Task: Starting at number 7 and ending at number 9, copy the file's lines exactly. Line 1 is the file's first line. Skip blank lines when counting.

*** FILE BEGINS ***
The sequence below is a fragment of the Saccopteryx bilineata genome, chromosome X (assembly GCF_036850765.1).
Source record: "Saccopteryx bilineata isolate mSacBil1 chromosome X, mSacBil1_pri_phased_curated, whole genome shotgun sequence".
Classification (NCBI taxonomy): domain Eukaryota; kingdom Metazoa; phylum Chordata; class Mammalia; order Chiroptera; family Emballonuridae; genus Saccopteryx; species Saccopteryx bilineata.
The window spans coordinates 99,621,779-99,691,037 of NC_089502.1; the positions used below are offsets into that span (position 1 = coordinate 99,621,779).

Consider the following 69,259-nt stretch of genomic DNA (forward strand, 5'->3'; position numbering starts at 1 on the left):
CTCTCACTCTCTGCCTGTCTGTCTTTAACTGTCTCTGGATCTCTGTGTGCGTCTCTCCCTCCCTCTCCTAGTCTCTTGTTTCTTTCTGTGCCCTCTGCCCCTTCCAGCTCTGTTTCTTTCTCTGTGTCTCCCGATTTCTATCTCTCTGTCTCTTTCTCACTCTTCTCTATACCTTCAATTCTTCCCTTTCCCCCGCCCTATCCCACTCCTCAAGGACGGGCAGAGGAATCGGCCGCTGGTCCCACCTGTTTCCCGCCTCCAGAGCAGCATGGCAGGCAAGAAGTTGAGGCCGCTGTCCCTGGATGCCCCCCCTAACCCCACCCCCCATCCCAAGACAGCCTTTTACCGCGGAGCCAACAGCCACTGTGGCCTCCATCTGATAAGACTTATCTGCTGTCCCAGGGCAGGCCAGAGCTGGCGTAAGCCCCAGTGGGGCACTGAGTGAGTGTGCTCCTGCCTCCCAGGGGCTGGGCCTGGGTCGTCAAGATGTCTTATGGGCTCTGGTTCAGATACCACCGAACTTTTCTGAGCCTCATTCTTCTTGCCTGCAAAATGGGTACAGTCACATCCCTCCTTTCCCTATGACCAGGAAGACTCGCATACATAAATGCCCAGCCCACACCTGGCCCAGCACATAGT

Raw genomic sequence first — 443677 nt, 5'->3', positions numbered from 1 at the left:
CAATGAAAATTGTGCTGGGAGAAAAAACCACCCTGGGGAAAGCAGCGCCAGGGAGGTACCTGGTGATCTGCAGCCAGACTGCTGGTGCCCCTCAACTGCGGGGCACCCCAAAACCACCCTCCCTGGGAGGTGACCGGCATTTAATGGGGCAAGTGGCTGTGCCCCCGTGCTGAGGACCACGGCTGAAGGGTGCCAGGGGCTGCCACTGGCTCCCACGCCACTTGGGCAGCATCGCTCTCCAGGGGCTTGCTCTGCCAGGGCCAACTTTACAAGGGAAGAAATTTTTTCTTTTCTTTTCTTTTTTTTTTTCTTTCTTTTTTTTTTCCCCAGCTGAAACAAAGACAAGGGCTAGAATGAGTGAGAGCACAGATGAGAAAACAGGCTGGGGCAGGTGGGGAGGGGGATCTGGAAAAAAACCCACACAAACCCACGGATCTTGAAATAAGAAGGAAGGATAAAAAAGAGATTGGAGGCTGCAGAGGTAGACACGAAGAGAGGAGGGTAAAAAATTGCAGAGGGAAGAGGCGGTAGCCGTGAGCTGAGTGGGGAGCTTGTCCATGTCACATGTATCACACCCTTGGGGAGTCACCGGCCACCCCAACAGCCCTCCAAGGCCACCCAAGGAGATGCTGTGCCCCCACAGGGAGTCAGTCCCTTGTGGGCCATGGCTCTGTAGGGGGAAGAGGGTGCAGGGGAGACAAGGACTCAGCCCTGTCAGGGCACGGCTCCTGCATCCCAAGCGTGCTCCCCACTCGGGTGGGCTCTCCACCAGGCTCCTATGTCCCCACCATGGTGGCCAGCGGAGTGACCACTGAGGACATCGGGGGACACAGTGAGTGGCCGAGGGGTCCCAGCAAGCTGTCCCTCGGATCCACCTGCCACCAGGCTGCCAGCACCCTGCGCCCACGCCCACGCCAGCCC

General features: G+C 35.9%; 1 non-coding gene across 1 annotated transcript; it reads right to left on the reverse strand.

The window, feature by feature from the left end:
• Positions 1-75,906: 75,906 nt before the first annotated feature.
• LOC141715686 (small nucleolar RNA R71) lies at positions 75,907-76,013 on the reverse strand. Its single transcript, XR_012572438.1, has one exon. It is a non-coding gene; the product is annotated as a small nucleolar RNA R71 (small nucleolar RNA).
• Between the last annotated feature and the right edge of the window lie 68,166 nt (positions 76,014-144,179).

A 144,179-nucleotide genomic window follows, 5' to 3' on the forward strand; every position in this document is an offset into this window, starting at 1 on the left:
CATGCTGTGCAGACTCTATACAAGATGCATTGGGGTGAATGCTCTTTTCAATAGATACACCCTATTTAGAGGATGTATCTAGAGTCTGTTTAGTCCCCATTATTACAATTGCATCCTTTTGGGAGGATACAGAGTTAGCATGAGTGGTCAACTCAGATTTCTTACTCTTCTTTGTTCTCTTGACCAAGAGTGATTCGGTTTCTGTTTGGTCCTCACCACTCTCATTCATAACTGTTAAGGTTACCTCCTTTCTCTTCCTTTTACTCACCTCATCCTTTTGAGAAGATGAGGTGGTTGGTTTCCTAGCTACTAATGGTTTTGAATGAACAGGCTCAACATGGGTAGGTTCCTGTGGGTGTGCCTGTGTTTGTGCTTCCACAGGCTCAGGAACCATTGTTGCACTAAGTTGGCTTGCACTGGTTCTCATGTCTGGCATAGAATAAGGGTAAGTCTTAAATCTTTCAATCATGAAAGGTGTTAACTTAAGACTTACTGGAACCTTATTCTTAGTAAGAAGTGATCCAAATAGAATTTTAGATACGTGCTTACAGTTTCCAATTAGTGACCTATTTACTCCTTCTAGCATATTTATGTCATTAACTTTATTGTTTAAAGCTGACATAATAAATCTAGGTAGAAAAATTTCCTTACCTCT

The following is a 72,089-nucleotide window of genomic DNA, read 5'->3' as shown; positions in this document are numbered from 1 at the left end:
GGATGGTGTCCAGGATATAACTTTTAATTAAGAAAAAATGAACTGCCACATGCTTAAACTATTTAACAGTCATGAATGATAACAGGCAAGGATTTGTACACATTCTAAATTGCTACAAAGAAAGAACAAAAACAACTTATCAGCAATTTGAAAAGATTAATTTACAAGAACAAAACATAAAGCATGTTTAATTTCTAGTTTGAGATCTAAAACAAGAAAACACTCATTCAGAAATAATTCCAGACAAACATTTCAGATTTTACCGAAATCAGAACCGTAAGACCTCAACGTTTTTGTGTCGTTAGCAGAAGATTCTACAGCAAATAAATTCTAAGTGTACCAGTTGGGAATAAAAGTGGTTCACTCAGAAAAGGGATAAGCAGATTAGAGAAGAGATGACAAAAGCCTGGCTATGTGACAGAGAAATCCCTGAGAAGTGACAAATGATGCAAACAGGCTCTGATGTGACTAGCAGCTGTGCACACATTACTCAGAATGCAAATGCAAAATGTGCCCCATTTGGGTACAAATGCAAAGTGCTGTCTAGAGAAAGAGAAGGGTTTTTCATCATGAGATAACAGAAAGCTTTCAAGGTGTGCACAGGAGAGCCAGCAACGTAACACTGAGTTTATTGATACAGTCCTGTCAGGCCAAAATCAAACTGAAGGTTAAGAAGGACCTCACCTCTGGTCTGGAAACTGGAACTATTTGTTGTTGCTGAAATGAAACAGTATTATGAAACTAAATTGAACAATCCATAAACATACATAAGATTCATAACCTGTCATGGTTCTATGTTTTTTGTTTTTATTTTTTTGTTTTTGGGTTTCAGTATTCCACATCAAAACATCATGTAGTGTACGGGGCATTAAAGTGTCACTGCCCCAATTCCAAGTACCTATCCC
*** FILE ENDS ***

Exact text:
Raw genomic sequence first — 443677 nt, 5'->3', positions numbered from 1 at the left:
CAATGAAAATTGTGCTGGGAGAAAAAACCACCCTGGGGAAAGCAGCGCCAGGGAGGTACCTGGTGATCTGCAGCCAGACTGCTGGTGCCCCTCAACTGCGGGGCACCCCAAAACCACCCTCCCTGGGAGGTGACCGGCATTTAATGGGGCAAGTGGCTGTGCCCCCGTGCTGAGGACCACGGCTGAAGGGTGCCAGGGGCTGCCACTGGCTCCCACGCCACTTGGGCAGCATCGCTCTCCAGGGGCTTGCTCTGCCAGGGCCAACTTTACAAGGGAAGAAATTTTTTCTTTTCTTTTCTTTTTTTTTTTCTTTCTTTTTTTTTTCCCCAGCTGAAACAAAGACAAGGGCTAGAATGAGTGAGAGCACAGATGAGAAAACAGGCTGGGGCAGGTGGGGAGGGGGATCTGGAAAAAAACCCACACAAACCCACGGATCTTGAAATAAGAAGGAAGGATAAAAAAGAGATTGGAGGCTGCAGAGGTAGACACGAAGAGAGGAGGGTAAAAAATTGCAGAGGGAAGAGGCGGTAGCCGTGAGCTGAGTGGGGAGCTTGTCCATGTCACATGTATCACACCCTTGGGGAGTCACCGGCCACCCCAACAGCCCTCCAAGGCCACCCAAGGAGATGCTGTGCCCCCACAGGGAGTCAGTCCCTTGTGGGCCATGGCTCTGTAGGGGGAAGAGGGTGCAGGGGAGACAAGGACTCAGCCCTGTCAGGGCACGGCTCCTGCATCCCAAGCGTGCTCCCCACTCGGGTGGGCTCTCCACCAGGCTCCTATGTCCCCACCATGGTGGCCAGCGGAGTGACCACTGAGGACATCGGGGGACACAGTGAGTGGCCGAGGGGTCCCAGCAAGCTGTCCCTCGGATCCACCTGCCACCAGGCTGCCAGCACCCTGCGCCCACGCCCACGCCAGCCC

General features: G+C 35.9%; 1 non-coding gene across 1 annotated transcript; it reads right to left on the reverse strand.